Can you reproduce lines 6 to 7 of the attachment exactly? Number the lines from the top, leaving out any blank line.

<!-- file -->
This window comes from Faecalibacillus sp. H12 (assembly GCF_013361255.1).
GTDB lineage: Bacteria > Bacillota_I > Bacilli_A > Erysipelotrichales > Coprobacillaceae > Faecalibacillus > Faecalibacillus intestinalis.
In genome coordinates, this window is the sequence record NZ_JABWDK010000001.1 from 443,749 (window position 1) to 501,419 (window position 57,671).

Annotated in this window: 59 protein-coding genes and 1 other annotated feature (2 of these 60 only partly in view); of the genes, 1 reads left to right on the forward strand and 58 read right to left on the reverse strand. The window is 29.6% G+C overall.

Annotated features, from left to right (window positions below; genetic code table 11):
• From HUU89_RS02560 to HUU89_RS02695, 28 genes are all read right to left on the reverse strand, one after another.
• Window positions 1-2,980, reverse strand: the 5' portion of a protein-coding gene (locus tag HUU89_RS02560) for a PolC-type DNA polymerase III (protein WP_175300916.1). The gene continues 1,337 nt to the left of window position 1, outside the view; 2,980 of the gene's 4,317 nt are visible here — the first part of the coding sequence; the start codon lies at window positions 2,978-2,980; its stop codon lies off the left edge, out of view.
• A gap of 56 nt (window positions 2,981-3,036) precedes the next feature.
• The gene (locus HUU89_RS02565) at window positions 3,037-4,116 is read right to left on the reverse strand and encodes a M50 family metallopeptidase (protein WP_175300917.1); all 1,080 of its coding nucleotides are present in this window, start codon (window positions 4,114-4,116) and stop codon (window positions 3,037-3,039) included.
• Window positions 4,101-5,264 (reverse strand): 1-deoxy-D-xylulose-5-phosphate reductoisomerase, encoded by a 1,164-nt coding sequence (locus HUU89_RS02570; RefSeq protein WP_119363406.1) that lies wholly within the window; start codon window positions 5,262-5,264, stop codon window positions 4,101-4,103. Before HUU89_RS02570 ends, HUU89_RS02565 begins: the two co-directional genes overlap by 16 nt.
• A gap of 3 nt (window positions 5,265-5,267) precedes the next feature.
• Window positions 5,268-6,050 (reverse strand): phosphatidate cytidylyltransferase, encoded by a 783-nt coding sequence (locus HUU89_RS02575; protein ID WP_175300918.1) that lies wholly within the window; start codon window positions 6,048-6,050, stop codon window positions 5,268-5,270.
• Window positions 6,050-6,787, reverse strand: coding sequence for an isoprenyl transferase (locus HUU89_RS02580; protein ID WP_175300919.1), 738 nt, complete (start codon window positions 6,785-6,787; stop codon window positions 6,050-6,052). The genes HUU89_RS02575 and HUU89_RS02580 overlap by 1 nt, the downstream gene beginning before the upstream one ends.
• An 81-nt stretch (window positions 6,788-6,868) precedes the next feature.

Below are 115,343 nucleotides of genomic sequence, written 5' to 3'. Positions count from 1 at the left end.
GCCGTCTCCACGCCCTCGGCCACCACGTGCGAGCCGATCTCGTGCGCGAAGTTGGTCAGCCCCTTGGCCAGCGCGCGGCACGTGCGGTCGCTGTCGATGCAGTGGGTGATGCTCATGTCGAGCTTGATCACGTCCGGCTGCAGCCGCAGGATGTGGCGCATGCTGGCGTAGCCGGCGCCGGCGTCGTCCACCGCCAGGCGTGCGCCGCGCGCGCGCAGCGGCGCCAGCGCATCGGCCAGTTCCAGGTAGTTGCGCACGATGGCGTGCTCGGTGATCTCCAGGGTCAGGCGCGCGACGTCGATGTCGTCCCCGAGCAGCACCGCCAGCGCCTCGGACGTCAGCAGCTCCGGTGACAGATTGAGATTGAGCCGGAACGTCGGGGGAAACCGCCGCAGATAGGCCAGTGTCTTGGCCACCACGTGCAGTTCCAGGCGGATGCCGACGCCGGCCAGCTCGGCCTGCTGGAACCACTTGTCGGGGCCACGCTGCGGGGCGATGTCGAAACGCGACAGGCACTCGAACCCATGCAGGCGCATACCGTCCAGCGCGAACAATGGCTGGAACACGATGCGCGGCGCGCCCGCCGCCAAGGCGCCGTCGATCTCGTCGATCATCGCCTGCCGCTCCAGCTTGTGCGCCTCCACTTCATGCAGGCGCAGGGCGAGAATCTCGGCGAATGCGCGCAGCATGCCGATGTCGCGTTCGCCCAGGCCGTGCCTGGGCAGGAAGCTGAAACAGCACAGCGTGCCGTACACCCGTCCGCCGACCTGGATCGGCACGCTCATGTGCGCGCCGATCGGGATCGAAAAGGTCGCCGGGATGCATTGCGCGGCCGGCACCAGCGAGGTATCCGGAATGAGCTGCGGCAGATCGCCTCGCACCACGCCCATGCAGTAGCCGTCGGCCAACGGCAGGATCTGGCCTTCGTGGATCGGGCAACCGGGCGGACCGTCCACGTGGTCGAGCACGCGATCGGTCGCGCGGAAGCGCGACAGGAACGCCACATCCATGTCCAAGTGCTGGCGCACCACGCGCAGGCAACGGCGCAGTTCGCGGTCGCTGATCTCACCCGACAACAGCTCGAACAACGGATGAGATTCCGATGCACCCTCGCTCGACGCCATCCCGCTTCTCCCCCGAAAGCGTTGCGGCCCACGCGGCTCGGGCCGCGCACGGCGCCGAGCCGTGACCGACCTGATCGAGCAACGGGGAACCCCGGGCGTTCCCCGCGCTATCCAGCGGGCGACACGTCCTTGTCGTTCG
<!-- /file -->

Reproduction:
• From HUU89_RS02560 to HUU89_RS02695, 28 genes are all read right to left on the reverse strand, one after another.
• Window positions 1-2,980, reverse strand: the 5' portion of a protein-coding gene (locus tag HUU89_RS02560) for a PolC-type DNA polymerase III (protein WP_175300916.1). The gene continues 1,337 nt to the left of window position 1, outside the view; 2,980 of the gene's 4,317 nt are visible here — the first part of the coding sequence; the start codon lies at window positions 2,978-2,980; its stop codon lies off the left edge, out of view.